Political Law

Serana v. Sandiganbayan G.R. No. 162059 January 22, 2008


Petitioner Hannah Eunice D. Serana was appointed by then President Joseph Estrada  as a student regent of UP, to serve a one-year term.

Petitioner discussed with President Estrada the renovation of Vinzons Hall Annex in UP Diliman.

Petitioner, with her siblings and relatives, registered with the Securities and Exchange Commission the Office of the Student Regent Foundation, Inc. (OSRFI).

One of the projects of the OSRFI was the renovation of the Vinzons Hall Annex. President Estrada gave Fifteen Million Pesos (P15,000,000.00) to the OSRFI as financial assistance for the proposed renovation. The source of the funds, according to the information, was the Office of the President.

The renovation of Vinzons Hall Annex failed to materialize. The succeeding student regent and the  Secretary General of the KASAMA sa U.P., a system-wide alliance of student councils within the state university, consequently filed a complaint for Malversation of Public Funds and Property with the Office of the Ombudsman.

The Ombudsman, after due investigation, found probable cause to indict petitioner and her brother Jade Ian D. Serana for estafa.

Petitioner moved to quash the information. She claimed that the Sandiganbayan does not have any jurisdiction over the offense charged or over her person, in her capacity as UP student regent, claiming that she was not a public officer since she merely represented her peers, in contrast to the other regents who held their positions in an ex officio capacity. She addsed that she was a simple student and did not receive any salary as a student regent.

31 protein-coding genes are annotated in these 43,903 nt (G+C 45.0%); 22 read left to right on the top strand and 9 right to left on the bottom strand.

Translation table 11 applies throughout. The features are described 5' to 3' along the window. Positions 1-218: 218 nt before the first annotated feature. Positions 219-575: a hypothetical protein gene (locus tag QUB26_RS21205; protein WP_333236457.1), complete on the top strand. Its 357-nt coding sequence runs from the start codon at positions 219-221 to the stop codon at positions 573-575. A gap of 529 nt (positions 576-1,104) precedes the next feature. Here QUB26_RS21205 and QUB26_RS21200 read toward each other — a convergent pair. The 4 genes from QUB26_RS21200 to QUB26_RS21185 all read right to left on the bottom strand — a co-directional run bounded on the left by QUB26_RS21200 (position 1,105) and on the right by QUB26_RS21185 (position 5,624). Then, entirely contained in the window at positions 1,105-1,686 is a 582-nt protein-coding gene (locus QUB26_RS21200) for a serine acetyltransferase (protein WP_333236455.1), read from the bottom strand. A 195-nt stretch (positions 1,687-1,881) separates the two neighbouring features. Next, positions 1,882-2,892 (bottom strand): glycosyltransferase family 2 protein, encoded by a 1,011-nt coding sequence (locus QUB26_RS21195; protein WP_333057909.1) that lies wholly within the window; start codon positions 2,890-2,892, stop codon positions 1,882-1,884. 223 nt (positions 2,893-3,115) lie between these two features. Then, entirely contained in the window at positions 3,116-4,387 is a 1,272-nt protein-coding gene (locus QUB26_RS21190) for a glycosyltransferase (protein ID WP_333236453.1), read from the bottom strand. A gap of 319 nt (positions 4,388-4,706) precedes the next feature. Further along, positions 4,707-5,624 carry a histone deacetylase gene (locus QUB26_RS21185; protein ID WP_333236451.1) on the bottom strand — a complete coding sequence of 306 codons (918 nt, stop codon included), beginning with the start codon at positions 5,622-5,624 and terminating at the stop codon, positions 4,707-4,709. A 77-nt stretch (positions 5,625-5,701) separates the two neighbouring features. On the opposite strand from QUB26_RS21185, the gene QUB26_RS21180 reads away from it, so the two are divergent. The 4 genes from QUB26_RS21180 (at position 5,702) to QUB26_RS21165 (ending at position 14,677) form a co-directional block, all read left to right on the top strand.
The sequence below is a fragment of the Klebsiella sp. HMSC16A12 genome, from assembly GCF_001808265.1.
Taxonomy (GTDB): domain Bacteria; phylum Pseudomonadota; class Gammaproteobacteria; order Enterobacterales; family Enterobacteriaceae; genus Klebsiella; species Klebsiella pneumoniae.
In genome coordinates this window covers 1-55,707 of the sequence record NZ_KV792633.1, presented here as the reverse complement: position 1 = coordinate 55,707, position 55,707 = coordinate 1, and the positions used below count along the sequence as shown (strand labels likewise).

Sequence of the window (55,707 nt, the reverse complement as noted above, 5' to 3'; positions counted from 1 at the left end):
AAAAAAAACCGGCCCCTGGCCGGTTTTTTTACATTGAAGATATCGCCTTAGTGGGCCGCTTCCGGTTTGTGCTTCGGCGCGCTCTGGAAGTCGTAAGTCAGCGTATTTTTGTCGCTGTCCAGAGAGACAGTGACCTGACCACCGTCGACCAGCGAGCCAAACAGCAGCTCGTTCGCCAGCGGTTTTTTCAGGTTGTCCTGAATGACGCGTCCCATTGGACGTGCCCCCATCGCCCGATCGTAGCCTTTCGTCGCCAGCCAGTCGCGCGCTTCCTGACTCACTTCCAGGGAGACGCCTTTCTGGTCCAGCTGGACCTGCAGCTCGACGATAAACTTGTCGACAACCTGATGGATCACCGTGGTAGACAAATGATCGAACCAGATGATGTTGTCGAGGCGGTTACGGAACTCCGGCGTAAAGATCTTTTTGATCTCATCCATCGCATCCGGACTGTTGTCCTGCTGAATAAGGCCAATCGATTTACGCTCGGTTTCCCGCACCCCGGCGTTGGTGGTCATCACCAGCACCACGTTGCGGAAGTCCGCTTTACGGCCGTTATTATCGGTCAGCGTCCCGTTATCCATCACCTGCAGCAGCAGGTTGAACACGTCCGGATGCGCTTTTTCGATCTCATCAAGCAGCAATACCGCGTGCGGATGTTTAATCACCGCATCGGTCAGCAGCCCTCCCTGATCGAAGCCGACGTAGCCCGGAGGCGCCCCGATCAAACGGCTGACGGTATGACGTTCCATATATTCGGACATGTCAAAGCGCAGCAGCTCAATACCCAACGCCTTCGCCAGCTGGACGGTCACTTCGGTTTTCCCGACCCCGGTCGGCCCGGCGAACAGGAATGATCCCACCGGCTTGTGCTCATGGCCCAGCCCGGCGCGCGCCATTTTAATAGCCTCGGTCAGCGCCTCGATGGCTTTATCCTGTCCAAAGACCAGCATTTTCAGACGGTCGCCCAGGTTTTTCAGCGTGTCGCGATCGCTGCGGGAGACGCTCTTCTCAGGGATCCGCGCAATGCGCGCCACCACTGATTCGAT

The OMB opposed the motion. According to the Ombudsman, petitioner, despite her protestations, iwas a public officer. As a member of the BOR, she hads the general powers of administration and exerciseds the corporate powers of UP.

The Sandiganbayan denied petitioner’s motion for lack of merit.



Whether or not petitioner is a public officer.



Petitioner UP student regent is a public officer.

Petitioner claims that she is not a public officer with Salary Grade 27; she is, in fact, a regular tuition fee-paying student. This is bereft of merit. It is not only the salary grade that determines the jurisdiction of the Sandiganbayan. The Sandiganbayan also has jurisdiction over other officers enumerated in P.D. No. 1606.

Petitioner falls under the jurisdiction of the Sandiganbayan as she is placed there by express provision of law.

Section 4(A)(1)(g) of P.D. No. 1606 explictly vested the Sandiganbayan with jurisdiction over Presidents, directors or trustees, or managers of government-owned or controlled corporations, state universities or educational institutions or foundations. Petitioner falls under this category. As the Sandiganbayan pointed out, the BOR performs functions similar to those of a board of trustees of a non-stock corporation. By express mandate of law, petitioner is, indeed, a public officer as contemplated by P.D. No. 1606.

Moreover, it is well established that compensation is not an essential element of public office. At most, it is merely incidental to the public office.

Delegation of sovereign functions is essential in the public office. An investment in an individual of some portion of the sovereign functions of the government, to be exercised by him for the benefit of the public makes one a public officer.


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